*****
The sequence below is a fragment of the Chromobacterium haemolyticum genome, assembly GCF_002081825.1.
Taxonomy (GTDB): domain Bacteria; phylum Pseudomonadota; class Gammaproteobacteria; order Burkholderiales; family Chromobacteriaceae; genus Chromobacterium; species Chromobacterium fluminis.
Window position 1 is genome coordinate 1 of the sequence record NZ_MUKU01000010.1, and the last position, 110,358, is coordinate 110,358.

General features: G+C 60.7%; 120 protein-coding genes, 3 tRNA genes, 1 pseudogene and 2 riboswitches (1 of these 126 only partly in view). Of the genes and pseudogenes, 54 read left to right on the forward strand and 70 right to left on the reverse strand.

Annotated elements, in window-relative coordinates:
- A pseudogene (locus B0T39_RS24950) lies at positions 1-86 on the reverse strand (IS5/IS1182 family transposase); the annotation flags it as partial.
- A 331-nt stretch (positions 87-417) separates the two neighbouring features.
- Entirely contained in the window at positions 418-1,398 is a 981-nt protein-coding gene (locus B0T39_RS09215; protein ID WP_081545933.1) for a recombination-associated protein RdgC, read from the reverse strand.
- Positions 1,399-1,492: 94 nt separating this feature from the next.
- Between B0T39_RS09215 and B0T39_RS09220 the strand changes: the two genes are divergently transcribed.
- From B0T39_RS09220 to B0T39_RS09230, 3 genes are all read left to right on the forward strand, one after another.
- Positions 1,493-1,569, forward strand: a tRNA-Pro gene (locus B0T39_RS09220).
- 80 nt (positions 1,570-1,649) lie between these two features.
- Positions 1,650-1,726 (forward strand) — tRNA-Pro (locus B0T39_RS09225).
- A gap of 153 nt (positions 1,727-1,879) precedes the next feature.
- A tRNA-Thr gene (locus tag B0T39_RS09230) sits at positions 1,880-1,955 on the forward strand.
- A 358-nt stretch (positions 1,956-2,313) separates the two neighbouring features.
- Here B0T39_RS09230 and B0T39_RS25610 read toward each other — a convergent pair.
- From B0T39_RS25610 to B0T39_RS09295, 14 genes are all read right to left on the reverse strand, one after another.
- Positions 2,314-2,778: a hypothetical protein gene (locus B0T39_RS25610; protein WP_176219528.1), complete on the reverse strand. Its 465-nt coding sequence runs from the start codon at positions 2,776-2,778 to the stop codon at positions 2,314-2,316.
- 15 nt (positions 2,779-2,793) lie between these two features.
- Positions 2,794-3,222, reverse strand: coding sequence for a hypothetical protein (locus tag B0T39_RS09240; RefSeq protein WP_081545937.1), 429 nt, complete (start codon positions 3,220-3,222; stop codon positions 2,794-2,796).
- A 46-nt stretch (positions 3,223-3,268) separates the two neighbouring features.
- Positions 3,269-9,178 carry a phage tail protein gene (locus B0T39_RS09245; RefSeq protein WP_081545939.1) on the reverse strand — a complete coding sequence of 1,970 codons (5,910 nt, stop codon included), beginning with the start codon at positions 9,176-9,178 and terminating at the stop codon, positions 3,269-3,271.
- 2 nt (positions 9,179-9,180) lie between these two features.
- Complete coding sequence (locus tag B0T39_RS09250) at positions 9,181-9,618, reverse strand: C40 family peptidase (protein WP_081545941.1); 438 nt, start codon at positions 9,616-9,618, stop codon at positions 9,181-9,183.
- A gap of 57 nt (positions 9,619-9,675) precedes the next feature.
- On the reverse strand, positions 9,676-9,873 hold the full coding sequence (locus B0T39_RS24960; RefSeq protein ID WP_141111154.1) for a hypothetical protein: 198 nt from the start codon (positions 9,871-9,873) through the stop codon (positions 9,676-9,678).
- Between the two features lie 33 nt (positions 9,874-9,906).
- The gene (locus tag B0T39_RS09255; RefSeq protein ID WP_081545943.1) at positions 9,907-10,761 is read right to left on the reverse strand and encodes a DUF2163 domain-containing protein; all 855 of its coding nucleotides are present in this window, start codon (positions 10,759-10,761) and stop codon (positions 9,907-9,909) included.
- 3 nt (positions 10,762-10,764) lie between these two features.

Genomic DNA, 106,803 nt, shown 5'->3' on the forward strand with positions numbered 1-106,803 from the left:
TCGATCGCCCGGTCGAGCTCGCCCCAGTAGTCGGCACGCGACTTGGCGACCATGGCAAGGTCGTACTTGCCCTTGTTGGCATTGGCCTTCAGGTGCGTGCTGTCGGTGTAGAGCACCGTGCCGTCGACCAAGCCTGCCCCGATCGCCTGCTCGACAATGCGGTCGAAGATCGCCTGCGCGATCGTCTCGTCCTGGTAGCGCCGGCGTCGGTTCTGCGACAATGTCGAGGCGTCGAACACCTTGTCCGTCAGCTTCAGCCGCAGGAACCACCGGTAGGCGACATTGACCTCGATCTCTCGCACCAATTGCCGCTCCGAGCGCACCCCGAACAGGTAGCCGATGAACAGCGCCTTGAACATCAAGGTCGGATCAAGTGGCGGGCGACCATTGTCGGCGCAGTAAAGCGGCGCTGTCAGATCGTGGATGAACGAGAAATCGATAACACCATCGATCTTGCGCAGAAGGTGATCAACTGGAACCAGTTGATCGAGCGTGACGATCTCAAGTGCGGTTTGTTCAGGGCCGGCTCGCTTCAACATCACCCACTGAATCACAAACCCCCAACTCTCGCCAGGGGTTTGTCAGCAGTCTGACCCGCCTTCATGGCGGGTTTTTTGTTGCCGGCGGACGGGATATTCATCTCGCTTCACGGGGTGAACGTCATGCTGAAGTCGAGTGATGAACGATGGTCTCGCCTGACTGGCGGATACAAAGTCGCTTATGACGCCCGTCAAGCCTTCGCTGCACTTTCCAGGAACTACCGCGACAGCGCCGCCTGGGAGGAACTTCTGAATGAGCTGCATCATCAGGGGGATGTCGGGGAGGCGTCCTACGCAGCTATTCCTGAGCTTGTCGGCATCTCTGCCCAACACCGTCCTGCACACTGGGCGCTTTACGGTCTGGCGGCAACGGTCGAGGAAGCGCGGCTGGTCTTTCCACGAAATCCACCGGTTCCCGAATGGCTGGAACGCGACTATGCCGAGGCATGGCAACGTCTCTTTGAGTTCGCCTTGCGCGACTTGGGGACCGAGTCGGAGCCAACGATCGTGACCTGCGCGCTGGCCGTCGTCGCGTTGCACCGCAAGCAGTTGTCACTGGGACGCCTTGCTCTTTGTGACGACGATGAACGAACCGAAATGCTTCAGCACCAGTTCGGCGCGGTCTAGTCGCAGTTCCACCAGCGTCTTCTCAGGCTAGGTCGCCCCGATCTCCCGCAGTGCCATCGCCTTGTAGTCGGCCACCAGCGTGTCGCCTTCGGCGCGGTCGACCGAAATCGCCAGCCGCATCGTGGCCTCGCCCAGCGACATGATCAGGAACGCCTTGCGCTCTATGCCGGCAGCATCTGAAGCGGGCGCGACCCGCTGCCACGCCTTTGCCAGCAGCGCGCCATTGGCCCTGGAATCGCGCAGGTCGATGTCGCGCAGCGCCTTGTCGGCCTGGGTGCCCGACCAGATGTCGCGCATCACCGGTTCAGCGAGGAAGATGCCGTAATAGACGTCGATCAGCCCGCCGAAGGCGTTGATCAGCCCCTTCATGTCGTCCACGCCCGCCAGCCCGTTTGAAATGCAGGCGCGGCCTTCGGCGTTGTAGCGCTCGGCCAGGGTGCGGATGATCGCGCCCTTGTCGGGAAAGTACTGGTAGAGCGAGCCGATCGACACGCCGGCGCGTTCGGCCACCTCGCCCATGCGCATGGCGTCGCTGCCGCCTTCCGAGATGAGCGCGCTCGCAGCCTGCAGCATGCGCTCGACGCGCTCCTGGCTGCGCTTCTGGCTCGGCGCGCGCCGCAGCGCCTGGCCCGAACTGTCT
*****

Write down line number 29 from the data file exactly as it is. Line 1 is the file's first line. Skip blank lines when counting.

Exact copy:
- Between the two features lie 33 nt (positions 9,874-9,906).